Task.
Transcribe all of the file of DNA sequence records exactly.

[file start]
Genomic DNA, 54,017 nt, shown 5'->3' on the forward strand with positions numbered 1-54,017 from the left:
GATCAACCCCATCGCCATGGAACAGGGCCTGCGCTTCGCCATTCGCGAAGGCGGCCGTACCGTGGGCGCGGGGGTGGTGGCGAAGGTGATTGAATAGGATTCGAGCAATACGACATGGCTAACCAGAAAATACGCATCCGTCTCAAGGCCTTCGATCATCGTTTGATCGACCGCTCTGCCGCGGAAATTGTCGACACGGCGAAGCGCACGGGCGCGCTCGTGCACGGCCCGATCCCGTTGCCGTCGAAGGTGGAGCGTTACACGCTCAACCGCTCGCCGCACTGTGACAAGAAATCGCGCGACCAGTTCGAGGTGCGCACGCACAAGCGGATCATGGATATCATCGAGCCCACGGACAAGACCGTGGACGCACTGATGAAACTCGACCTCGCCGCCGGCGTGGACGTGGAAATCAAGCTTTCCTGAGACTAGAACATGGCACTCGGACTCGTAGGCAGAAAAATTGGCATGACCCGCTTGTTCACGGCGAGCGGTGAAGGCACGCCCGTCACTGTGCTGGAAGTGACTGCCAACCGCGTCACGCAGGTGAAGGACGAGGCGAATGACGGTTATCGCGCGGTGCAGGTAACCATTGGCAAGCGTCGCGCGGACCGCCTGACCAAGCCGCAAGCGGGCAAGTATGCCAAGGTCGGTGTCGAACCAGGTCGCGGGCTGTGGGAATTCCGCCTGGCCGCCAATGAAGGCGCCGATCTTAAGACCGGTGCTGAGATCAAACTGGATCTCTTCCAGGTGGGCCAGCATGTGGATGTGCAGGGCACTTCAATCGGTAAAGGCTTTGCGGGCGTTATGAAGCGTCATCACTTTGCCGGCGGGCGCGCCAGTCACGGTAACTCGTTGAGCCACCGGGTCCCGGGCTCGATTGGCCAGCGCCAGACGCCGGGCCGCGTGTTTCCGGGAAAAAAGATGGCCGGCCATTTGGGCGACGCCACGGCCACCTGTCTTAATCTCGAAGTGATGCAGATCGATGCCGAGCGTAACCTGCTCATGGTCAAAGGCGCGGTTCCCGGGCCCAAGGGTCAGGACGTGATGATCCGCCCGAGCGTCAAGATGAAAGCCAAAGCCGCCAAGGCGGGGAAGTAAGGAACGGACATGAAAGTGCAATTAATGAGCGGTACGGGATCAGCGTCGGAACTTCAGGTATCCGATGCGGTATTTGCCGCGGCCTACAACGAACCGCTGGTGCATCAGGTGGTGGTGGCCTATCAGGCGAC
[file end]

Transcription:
Genomic DNA, 54,017 nt, shown 5'->3' on the forward strand with positions numbered 1-54,017 from the left:
GATCAACCCCATCGCCATGGAACAGGGCCTGCGCTTCGCCATTCGCGAAGGCGGCCGTACCGTGGGCGCGGGGGTGGTGGCGAAGGTGATTGAATAGGATTCGAGCAATACGACATGGCTAACCAGAAAATACGCATCCGTCTCAAGGCCTTCGATCATCGTTTGATCGACCGCTCTGCCGCGGAAATTGTCGACACGGCGAAGCGCACGGGCGCGCTCGTGCACGGCCCGATCCCGTTGCCGTCGAAGGTGGAGCGTTACACGCTCAACCGCTCGCCGCACTGTGACAAGAAATCGCGCGACCAGTTCGAGGTGCGCACGCACAAGCGGATCATGGATATCATCGAGCCCACGGACAAGACCGTGGACGCACTGATGAAACTCGACCTCGCCGCCGGCGTGGACGTGGAAATCAAGCTTTCCTGAGACTAGAACATGGCACTCGGACTCGTAGGCAGAAAAATTGGCATGACCCGCTTGTTCACGGCGAGCGGTGAAGGCACGCCCGTCACTGTGCTGGAAGTGACTGCCAACCGCGTCACGCAGGTGAAGGACGAGGCGAATGACGGTTATCGCGCGGTGCAGGTAACCATTGGCAAGCGTCGCGCGGACCGCCTGACCAAGCCGCAAGCGGGCAAGTATGCCAAGGTCGGTGTCGAACCAGGTCGCGGGCTGTGGGAATTCCGCCTGGCCGCCAATGAAGGCGCCGATCTTAAGACCGGTGCTGAGATCAAACTGGATCTCTTCCAGGTGGGCCAGCATGTGGATGTGCAGGGCACTTCAATCGGTAAAGGCTTTGCGGGCGTTATGAAGCGTCATCACTTTGCCGGCGGGCGCGCCAGTCACGGTAACTCGTTGAGCCACCGGGTCCCGGGCTCGATTGGCCAGCGCCAGACGCCGGGCCGCGTGTTTCCGGGAAAAAAGATGGCCGGCCATTTGGGCGACGCCACGGCCACCTGTCTTAATCTCGAAGTGATGCAGATCGATGCCGAGCGTAACCTGCTCATGGTCAAAGGCGCGGTTCCCGGGCCCAAGGGTCAGGACGTGATGATCCGCCCGAGCGTCAAGATGAAAGCCAAAGCCGCCAAGGCGGGGAAGTAAGGAACGGACATGAAAGTGCAATTAATGAGCGGTACGGGATCAGCGTCGGAACTTCAGGTATCCGATGCGGTATTTGCCGCGGCCTACAACGAACCGCTGGTGCATCAGGTGGTGGTGGCCTATCAGGCGAC